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Hunter's Moon (Chapter 15)

Before she could dial, the door crashed open. Jessie and I pointed our weapons toward the sound.

Will stopped dead. "I have to go."

Jessie waved her .44 toward the sign that read: rest-room. "Go."

He shook his head. His earring waggled, catching the light and throwing speckles of gold across his jaw.

"I found something."

In the act of putting away our guns, Jessie and I tensed.

"What?" she asked.

"I'm not sure."

"There's a lot of that going around," I muttered.

"Huh?" Cadotte's eyes were unfocused behind his glasses. He stared at me as if he couldn't remember who I was. Then understanding dawned. "Oh, hi, Leigh. What are you doing here?"

"Never mind her, Slick. What did you find?"

"I did an Internet search on Weendigo, and I came up with the Legend of the Power Eater."

Jessie and I exchanged glances. "What's that?" she asked.

"I've never heard of it. But there's a book – "

Jessie groaned. "Not another book. Haven't we been through this?"

Confused, I looked back and forth between them. Jessie explained. "Will had a book on raising the wolf god. Sadly, a page was missing. A very important page."

"I ordered another one," he said.

"Which the werewolves conveniently intercepted."

"That's why this time I'm going to the book."

"Pardon me?"

"There's a copy in Madison. I'm leaving now."

"Now?" Jessie sounded forlorn. I stifled a smirk.

"I should be able to see it first thing in the morning. If there's anything useful I'll bring the book back or make a copy." His gaze softened. "I'll be home by tomorrow afternoon, Jess."

"Fine. Whatever. I've got plenty to do here."

"Uh-huh."

Cadotte wasn't buying it. He crossed the room and scooped her into his arms. Jessie was a big girl, but he was an even bigger man. He held her as if she were a child. Her usually stern face went all dopey with love. I turned away. But I could still hear every word.

"I'll be back before you even miss me."

"Too late."

Smoochy sounds followed. I tapped my foot, stared at the ceiling, considered leaving the room.

"Take this."

I spun around. Jessie was holding out her service revolver. Will stared at it with obvious distaste. "I don't like guns."

"I don't like dead boyfriends. I'm silly that way."

"I don't want a gun."

"Last time, Will, they needed you for the ceremony."

"You, too."

"But I can take care of myself."

"And I can't?"

She sighed. "For me? Please?"

He took the gun, holding it between two fingers, as if the thing might go off at any moment. Jessie glanced at me and together we rolled our eyes.

"He's going to shoot off his toe," I commented.

"Oh well, he's got nine more. Just don't shoot off something I'll need later. Especially something you've got only one of."

I blushed. I might be a big, bad werewolf hunter, but bawdy sexual innuendos flustered me.

"I think I embarrassed the duchess."

"Leave her be, Jess."

They were both staring at me. Jessie's gaze was contemplative. She saw more than I wanted her to.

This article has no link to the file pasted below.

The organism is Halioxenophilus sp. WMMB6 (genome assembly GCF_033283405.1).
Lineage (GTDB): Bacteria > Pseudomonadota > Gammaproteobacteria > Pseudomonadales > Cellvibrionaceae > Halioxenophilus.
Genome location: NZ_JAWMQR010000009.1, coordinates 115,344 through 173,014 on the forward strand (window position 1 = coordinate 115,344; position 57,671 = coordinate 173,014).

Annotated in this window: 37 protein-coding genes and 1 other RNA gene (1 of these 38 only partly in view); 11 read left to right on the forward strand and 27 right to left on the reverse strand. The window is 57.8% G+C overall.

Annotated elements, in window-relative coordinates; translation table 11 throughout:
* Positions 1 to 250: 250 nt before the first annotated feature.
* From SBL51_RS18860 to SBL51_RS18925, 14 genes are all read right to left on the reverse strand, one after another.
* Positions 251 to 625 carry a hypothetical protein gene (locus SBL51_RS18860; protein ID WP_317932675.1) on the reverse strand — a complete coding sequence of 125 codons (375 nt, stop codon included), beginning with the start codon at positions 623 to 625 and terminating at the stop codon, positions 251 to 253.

Will's was sympathetic. I didn't like his any better.

"I'll leave you two alone to say good-bye." I practically ran outside.

The half-moon slid toward the horizon. Soon the sun would come up and I could sleep. Here I was a werewolf hunter living like a vampire. That might even be funny, if I did much laughing anymore.

I took a minute to observe the clear navy blue sky. Living in Topeka for most of my life, I hadn't known how brightly stars could shine away from the glare of city lights.

A flash at the corner of my vision drew my gaze, and I watched a star flare, then drop. City dwellers rarely caught a glimpse of a falling star. Every time I saw one, I was amazed and humbled. There was so much out there we didn't understand.

"I wish I…" My words trailed off into the chill of the autumn night. What did I wish?

That I could catch the Weendigo – kill a killer at any cost?

Or that I could have back the life I'd lost?

Did I want death or to start anew?

I had no idea anymore, and that scared me. Until I'd come to Crow Valley I'd only wanted to kill them, not caring if I died, too.

But suddenly there were people I liked all around me, not friends exactly but no longer strangers, either.

There was sexual attraction, something I hadn't experienced in years. Lust had made me want to live. At least until I tasted it again.

That wasn't good.

The not caring had made me damn near invincible. I took chances no one else dared to. The monsters sensed I'd die before I let them live, which gave me an edge.

Suddenly the edge was lost. What if in the middle of a death battle I started remembering Damien and his kiss? Longing for it, for him? I'd sneered at Jessie because of her attachment to Will. Was I any better?

I couldn't afford to be distracted. So what was I going to do about it?

I had a pretty good idea.

The door opened and Jessie, then Will, stepped out. Her uniform was untucked, her shirt buttoned wrong. His pants were unzipped; his glasses had fingerprints all over them. Talk about a quickie.

I wanted one.

"Take care of her, OK?" Will asked.

Jessie snorted. "Right."

Will ignored her, focusing instead on me. "Please?"